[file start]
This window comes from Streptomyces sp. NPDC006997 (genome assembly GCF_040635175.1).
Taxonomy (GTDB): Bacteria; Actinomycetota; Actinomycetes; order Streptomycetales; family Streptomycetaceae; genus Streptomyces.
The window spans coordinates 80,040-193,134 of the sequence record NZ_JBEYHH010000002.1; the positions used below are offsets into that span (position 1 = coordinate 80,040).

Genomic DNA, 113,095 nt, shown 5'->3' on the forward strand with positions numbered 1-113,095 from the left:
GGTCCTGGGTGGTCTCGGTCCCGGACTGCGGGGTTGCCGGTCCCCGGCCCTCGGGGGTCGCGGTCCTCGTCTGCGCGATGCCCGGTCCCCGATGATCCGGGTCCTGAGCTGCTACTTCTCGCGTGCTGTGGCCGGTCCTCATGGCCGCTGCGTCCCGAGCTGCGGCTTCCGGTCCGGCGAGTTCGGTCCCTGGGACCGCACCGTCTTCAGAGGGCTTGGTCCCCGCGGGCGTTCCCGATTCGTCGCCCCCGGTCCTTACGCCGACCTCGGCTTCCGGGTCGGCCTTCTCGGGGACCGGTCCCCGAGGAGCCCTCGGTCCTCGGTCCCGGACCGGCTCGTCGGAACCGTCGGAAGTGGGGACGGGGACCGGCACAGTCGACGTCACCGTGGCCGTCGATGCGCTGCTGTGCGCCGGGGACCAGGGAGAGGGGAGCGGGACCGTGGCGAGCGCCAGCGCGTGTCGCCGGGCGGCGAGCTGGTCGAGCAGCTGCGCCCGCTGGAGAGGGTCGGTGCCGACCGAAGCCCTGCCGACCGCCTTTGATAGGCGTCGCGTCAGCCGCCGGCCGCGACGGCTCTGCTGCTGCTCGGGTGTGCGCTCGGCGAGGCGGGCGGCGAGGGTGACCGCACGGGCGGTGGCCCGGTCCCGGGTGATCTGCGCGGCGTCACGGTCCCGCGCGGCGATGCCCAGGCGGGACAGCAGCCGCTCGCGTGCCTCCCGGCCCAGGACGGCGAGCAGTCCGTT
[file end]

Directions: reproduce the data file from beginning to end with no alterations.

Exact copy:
This window comes from Streptomyces sp. NPDC006997 (genome assembly GCF_040635175.1).
Taxonomy (GTDB): Bacteria; Actinomycetota; Actinomycetes; order Streptomycetales; family Streptomycetaceae; genus Streptomyces.
The window spans coordinates 80,040-193,134 of the sequence record NZ_JBEYHH010000002.1; the positions used below are offsets into that span (position 1 = coordinate 80,040).

Genomic DNA, 113,095 nt, shown 5'->3' on the forward strand with positions numbered 1-113,095 from the left:
GGTCCTGGGTGGTCTCGGTCCCGGACTGCGGGGTTGCCGGTCCCCGGCCCTCGGGGGTCGCGGTCCTCGTCTGCGCGATGCCCGGTCCCCGATGATCCGGGTCCTGAGCTGCTACTTCTCGCGTGCTGTGGCCGGTCCTCATGGCCGCTGCGTCCCGAGCTGCGGCTTCCGGTCCGGCGAGTTCGGTCCCTGGGACCGCACCGTCTTCAGAGGGCTTGGTCCCCGCGGGCGTTCCCGATTCGTCGCCCCCGGTCCTTACGCCGACCTCGGCTTCCGGGTCGGCCTTCTCGGGGACCGGTCCCCGAGGAGCCCTCGGTCCTCGGTCCCGGACCGGCTCGTCGGAACCGTCGGAAGTGGGGACGGGGACCGGCACAGTCGACGTCACCGTGGCCGTCGATGCGCTGCTGTGCGCCGGGGACCAGGGAGAGGGGAGCGGGACCGTGGCGAGCGCCAGCGCGTGTCGCCGGGCGGCGAGCTGGTCGAGCAGCTGCGCCCGCTGGAGAGGGTCGGTGCCGACCGAAGCCCTGCCGACCGCCTTTGATAGGCGTCGCGTCAGCCGCCGGCCGCGACGGCTCTGCTGCTGCTCGGGTGTGCGCTCGGCGAGGCGGGCGGCGAGGGTGACCGCACGGGCGGTGGCCCGGTCCCGGGTGATCTGCGCGGCGTCACGGTCCCGCGCGGCGATGCCCAGGCGGGACAGCAGCCGCTCGCGTGCCTCCCGGCCCAGGACGGCGAGCAGTCCGTT